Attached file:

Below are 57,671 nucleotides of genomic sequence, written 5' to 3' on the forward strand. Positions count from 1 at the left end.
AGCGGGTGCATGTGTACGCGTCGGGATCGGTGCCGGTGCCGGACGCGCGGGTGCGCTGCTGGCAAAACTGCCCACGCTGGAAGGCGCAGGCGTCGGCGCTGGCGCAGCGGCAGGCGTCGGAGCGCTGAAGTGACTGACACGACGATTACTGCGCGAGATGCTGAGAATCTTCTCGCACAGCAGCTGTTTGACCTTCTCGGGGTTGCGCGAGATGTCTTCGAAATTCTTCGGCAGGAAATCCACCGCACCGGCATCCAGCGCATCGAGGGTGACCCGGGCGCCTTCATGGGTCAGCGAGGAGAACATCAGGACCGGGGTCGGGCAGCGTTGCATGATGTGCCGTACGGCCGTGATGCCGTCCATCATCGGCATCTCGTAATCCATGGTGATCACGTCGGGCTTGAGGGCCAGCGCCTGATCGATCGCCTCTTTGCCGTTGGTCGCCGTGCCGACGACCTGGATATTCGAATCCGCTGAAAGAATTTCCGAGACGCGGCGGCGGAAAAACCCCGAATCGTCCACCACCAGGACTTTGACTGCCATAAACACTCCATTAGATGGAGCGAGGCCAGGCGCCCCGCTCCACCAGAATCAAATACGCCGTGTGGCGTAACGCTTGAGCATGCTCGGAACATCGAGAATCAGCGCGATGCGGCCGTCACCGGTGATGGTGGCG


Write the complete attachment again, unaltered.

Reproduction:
Below are 57,671 nucleotides of genomic sequence, written 5' to 3' on the forward strand. Positions count from 1 at the left end.
AGCGGGTGCATGTGTACGCGTCGGGATCGGTGCCGGTGCCGGACGCGCGGGTGCGCTGCTGGCAAAACTGCCCACGCTGGAAGGCGCAGGCGTCGGCGCTGGCGCAGCGGCAGGCGTCGGAGCGCTGAAGTGACTGACACGACGATTACTGCGCGAGATGCTGAGAATCTTCTCGCACAGCAGCTGTTTGACCTTCTCGGGGTTGCGCGAGATGTCTTCGAAATTCTTCGGCAGGAAATCCACCGCACCGGCATCCAGCGCATCGAGGGTGACCCGGGCGCCTTCATGGGTCAGCGAGGAGAACATCAGGACCGGGGTCGGGCAGCGTTGCATGATGTGCCGTACGGCCGTGATGCCGTCCATCATCGGCATCTCGTAATCCATGGTGATCACGTCGGGCTTGAGGGCCAGCGCCTGATCGATCGCCTCTTTGCCGTTGGTCGCCGTGCCGACGACCTGGATATTCGAATCCGCTGAAAGAATTTCCGAGACGCGGCGGCGGAAAAACCCCGAATCGTCCACCACCAGGACTTTGACTGCCATAAACACTCCATTAGATGGAGCGAGGCCAGGCGCCCCGCTCCACCAGAATCAAATACGCCGTGTGGCGTAACGCTTGAGCATGCTCGGAACATCGAGAATCAGCGCGATGCGGCCGTCACCGGTGATGGTGGCG